Sunday, June 29, 2014

Williams in the 9th Inning: A Debriefing

Last night was the one of the most frustrating loss of the season. Fortunately, it would have ranked 17th from last year. But, it was pretty bad. The misery was compounded by the fact that everyone saw it coming as soon as Jerome Williams stepped out to the mound to close out a one run lead in the bottom of the ninth. Jerome William, you see, has not been very good. By Shut Down/Melt Downs (Shutdown is when a reliever increases the chances of winning by 6%, Meltdown is the opposite), Jerome Williams has been one of the worst relievers in the majors. He is 12th in the majors in meltdowns, but has only one shutdown. Every other pitcher with more than 4 meltdowns has at least 3 shutdowns.

So what series of events conspired to let possibly the worst reliever in the majors at preserving leads come in to preserve a one run lead, in the bottom of the ninth, against one of the best teams in baseball. As it turns out, the bullpen was incredibly short, at least as Porter explained it. The 11 inning game saw 5 relievers used, four of which went an inning. The night before, Porter used three relievers, although Veras only faced one batter. In addition, Keuchel, the scheduled starter, was scratched, and Oberholtzer was called up to take his spot. That lead to BuchaNana being sent down. Because Porter did not want to use Sipp or Veras three nights in a row, the available bullpen arms were Zeid, Qualls, Downs and Williams.

Oberholtzer was fantastic through 6 innings, and. After getting a quick out in the 7th, Oberholtzer walked a batter, and then allowed a bunt single. (Is it just me, or have the Astros been allowing a lot of bunt singles lately). At only 88 pitches, Oberholtzer was pulled for Josh Zeid. Thanks to a little help from Hoes, Zeid got out of the inning with the lead with 19 pitches. The heart of the Tigers order came up in the 8th, and nominal closer Qualls answered, retiring Cabrera, V. Martinez and Torii Hunter, with only a J.D. Martinez double thrown in. And, really, you can't expect even Quallsy to retire J.D. All that took 12 pitches.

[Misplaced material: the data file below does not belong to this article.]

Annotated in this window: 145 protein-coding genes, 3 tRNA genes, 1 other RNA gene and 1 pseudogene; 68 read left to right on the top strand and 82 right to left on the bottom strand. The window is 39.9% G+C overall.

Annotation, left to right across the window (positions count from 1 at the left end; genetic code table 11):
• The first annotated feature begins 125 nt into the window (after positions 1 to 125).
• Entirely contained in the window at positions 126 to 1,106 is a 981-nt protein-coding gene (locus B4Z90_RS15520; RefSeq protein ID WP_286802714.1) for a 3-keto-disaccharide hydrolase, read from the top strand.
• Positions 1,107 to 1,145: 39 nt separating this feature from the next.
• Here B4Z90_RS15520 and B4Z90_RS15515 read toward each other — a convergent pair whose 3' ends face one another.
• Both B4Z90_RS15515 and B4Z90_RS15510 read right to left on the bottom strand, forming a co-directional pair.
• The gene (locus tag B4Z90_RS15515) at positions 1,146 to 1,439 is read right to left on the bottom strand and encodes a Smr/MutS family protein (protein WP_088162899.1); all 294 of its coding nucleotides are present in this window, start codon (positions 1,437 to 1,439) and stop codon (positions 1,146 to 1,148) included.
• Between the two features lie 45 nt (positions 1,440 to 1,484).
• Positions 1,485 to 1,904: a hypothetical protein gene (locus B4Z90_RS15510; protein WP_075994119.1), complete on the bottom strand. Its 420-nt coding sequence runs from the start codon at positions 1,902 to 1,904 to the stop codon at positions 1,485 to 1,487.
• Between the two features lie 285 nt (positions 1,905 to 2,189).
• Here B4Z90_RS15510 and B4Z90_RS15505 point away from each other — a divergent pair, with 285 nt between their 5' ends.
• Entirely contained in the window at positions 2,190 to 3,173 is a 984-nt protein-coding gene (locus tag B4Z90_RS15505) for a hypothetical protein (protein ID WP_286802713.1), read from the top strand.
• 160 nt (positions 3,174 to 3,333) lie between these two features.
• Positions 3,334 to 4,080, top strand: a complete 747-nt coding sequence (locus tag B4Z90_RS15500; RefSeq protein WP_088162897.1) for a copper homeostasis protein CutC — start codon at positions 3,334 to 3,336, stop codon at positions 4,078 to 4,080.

We know how the story ended. With only Qualls in inning two, Downs and Williams to choose from, Williams got the call and it went as well as expected. In a vacuum, every move was defensible, which may be all that matters. Oberholtzer was about to turn the lineup over for the fourth time, and was in a jam. Zeid's outing was high stress, and Qualls was probably the right man for the job in the 8th. Qualls pitched the day before and had not pitched more than one inning this year, although he did so 11 times last year, without allowing a run in any of those outings. Downs is much better against lefties, and 3 of the next 4 batters coming up were right handed. (Though that might be overstated, considering Downs wOBA against RH is .302, compared with .379 for Williams).

Perhaps Porter should have pitched Obie more, or Zeid or Qualls longer. Qualls, in particular, was pitching on consecutive days, but had only thrown 21 pitches. I certainly would have gone with Downs over Williams. In the end, it was just one game. There are reinforcements coming to the bullpen soon, so we shouldn't have to deal with his much longer. But, perhaps, given the how short the bullpen was going, those calling for Porter's head should chill. You know, including me.